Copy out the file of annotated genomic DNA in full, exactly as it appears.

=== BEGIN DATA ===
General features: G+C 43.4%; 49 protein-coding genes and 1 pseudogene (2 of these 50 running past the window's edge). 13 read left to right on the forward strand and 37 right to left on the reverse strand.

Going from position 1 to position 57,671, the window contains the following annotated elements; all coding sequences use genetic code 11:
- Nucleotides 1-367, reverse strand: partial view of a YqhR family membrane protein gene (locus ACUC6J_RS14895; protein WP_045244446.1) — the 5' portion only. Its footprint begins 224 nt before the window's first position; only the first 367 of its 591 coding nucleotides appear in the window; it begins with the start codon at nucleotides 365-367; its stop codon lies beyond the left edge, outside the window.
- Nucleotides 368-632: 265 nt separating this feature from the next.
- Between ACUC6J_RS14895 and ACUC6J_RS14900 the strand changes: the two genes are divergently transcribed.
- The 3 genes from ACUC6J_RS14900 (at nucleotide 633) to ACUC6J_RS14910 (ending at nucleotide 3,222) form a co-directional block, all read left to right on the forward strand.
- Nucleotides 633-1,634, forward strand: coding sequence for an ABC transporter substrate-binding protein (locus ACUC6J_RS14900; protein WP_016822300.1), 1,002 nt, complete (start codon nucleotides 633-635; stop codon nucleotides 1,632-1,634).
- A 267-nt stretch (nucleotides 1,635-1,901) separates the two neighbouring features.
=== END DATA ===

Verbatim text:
General features: G+C 43.4%; 49 protein-coding genes and 1 pseudogene (2 of these 50 running past the window's edge). 13 read left to right on the forward strand and 37 right to left on the reverse strand.

Going from position 1 to position 57,671, the window contains the following annotated elements; all coding sequences use genetic code 11:
- Nucleotides 1-367, reverse strand: partial view of a YqhR family membrane protein gene (locus ACUC6J_RS14895; protein WP_045244446.1) — the 5' portion only. Its footprint begins 224 nt before the window's first position; only the first 367 of its 591 coding nucleotides appear in the window; it begins with the start codon at nucleotides 365-367; its stop codon lies beyond the left edge, outside the window.
- Nucleotides 368-632: 265 nt separating this feature from the next.
- Between ACUC6J_RS14895 and ACUC6J_RS14900 the strand changes: the two genes are divergently transcribed.
- The 3 genes from ACUC6J_RS14900 (at nucleotide 633) to ACUC6J_RS14910 (ending at nucleotide 3,222) form a co-directional block, all read left to right on the forward strand.
- Nucleotides 633-1,634, forward strand: coding sequence for an ABC transporter substrate-binding protein (locus ACUC6J_RS14900; protein WP_016822300.1), 1,002 nt, complete (start codon nucleotides 633-635; stop codon nucleotides 1,632-1,634).
- A 267-nt stretch (nucleotides 1,635-1,901) separates the two neighbouring features.